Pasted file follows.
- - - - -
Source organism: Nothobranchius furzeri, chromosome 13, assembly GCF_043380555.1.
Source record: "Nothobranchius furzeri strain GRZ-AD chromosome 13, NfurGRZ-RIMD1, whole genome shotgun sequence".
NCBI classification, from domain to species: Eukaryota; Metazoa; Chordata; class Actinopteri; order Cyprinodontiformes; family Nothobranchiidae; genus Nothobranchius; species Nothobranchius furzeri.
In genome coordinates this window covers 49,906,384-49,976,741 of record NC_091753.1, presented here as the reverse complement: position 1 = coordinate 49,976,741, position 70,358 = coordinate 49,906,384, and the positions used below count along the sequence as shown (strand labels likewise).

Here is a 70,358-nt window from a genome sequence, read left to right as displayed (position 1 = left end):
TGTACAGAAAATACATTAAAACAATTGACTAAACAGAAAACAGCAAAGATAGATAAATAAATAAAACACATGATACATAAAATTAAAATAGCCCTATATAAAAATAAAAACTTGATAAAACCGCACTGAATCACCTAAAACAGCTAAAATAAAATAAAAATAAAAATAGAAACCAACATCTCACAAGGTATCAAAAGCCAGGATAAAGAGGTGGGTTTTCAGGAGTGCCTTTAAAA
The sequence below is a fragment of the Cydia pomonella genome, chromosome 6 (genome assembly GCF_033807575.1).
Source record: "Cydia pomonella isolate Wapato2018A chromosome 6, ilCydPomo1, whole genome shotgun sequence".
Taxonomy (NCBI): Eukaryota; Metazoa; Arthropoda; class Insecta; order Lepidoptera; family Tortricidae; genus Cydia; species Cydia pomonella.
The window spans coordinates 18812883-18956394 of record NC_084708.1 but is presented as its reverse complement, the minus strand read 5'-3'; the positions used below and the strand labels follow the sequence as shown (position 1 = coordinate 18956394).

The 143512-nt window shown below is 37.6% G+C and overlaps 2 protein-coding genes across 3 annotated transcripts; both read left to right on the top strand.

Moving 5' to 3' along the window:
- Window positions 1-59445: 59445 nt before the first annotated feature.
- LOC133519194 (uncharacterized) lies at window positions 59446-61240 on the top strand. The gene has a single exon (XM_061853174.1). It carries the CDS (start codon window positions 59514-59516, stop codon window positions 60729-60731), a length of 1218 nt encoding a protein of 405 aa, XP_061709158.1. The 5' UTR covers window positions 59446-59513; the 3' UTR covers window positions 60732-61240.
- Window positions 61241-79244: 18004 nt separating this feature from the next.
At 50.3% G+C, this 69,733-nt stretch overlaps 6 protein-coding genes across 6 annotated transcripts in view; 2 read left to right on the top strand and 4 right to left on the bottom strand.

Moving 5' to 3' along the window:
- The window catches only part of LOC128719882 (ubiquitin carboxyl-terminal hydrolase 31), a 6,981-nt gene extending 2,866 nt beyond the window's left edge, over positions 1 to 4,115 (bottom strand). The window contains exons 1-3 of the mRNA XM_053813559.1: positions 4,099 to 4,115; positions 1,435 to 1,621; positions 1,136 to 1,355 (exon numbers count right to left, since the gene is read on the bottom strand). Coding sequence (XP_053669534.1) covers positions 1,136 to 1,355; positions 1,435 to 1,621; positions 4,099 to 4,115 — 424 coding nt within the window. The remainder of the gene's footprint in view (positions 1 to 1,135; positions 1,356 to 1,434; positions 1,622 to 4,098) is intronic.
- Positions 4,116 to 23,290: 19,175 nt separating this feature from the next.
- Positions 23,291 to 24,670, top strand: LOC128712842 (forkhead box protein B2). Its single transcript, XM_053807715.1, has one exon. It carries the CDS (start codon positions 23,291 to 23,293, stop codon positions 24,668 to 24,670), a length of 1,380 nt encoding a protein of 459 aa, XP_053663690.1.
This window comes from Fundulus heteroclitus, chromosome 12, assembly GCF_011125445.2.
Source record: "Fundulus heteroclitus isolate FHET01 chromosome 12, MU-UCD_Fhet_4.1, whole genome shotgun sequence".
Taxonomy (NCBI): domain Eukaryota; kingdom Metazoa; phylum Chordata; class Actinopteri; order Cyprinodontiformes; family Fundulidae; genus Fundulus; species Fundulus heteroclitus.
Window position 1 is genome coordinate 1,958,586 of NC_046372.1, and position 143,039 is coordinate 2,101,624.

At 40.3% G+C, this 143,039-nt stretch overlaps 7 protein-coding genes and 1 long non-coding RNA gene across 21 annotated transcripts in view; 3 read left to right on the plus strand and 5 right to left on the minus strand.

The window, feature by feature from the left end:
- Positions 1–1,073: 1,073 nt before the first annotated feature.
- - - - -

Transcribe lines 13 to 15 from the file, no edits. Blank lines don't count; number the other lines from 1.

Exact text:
- Window positions 1-59445: 59445 nt before the first annotated feature.
- LOC133519194 (uncharacterized) lies at window positions 59446-61240 on the top strand. The gene has a single exon (XM_061853174.1). It carries the CDS (start codon window positions 59514-59516, stop codon window positions 60729-60731), a length of 1218 nt encoding a protein of 405 aa, XP_061709158.1. The 5' UTR covers window positions 59446-59513; the 3' UTR covers window positions 60732-61240.
- Window positions 61241-79244: 18004 nt separating this feature from the next.